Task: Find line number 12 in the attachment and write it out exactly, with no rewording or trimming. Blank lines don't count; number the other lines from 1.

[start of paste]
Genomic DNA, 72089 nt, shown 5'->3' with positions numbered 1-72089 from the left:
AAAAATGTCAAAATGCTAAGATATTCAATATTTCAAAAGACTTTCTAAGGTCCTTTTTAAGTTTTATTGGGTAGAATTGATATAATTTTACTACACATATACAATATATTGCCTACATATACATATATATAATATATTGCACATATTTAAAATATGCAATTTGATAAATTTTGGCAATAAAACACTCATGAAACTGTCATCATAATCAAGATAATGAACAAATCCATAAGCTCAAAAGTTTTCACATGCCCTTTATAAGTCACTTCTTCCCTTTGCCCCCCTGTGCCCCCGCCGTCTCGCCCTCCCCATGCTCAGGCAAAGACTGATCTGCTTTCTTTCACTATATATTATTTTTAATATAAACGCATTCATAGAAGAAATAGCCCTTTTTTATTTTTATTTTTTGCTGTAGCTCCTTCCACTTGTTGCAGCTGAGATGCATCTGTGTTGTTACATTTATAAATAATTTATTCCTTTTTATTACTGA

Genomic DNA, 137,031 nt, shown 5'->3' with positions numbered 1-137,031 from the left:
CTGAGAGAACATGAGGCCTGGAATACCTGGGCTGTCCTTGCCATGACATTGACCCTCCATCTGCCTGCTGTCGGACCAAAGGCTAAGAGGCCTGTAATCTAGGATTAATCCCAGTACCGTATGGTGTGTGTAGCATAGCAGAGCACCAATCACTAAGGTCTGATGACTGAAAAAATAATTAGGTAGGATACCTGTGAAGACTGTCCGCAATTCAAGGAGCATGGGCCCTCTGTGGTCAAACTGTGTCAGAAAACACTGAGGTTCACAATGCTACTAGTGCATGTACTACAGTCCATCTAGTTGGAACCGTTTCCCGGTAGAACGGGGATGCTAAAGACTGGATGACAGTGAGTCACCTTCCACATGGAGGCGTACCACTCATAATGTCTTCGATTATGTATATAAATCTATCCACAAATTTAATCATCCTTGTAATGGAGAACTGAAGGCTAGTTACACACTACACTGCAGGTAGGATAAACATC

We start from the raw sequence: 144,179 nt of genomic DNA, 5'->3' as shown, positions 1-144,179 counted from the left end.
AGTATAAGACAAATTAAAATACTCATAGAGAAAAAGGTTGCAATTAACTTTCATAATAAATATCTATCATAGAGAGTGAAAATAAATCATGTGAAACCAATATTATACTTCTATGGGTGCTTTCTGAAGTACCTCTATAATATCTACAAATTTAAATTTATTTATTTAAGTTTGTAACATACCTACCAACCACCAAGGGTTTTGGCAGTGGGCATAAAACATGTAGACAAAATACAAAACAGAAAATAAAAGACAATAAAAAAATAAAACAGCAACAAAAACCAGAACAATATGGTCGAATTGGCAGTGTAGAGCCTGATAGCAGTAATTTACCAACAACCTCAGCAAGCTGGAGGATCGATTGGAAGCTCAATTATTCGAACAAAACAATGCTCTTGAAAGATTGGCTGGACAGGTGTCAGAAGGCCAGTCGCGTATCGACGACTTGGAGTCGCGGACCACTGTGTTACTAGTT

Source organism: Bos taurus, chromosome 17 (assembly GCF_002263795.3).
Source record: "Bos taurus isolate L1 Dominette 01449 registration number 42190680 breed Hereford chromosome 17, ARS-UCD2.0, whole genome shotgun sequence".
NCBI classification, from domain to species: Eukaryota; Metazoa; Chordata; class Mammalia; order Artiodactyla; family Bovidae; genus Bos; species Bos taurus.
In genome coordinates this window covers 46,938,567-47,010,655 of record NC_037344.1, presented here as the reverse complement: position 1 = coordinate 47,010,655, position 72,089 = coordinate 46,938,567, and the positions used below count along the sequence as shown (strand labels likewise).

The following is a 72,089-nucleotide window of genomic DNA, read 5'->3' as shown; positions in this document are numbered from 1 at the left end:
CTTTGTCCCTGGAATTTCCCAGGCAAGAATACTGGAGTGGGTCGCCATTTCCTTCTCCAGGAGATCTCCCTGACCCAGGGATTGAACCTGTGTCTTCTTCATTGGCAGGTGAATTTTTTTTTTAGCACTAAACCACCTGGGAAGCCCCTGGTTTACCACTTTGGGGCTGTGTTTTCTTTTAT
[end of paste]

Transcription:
CTTTGTCCCTGGAATTTCCCAGGCAAGAATACTGGAGTGGGTCGCCATTTCCTTCTCCAGGAGATCTCCCTGACCCAGGGATTGAACCTGTGTCTTCTTCATTGGCAGGTGAATTTTTTTTTTAGCACTAAACCACCTGGGAAGCCCCTGGTTTACCACTTTGGGGCTGTGTTTTCTTTTAT